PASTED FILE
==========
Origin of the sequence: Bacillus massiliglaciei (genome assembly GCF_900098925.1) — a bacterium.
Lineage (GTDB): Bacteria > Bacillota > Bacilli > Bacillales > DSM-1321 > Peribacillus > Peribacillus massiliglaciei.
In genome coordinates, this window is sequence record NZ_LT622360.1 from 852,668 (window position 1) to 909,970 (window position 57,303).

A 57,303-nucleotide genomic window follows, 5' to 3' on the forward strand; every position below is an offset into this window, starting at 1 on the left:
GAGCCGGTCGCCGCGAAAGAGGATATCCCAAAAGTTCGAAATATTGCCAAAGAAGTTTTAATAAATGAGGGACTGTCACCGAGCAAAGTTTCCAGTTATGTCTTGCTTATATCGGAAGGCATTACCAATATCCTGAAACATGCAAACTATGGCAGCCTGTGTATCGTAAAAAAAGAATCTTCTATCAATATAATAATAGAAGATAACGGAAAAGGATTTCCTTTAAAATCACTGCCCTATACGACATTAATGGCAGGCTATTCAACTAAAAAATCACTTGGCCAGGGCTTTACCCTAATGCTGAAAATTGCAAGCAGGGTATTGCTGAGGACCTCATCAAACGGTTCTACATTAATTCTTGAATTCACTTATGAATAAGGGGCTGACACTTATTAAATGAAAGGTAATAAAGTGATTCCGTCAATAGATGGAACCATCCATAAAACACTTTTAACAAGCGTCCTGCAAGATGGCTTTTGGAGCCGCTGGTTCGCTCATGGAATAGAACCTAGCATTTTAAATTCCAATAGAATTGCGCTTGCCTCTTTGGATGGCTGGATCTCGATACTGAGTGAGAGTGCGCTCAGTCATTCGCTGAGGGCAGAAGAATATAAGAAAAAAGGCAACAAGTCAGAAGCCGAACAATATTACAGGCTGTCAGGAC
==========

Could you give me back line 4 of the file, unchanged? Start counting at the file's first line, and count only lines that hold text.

A 57,303-nucleotide genomic window follows, 5' to 3' on the forward strand; every position below is an offset into this window, starting at 1 on the left: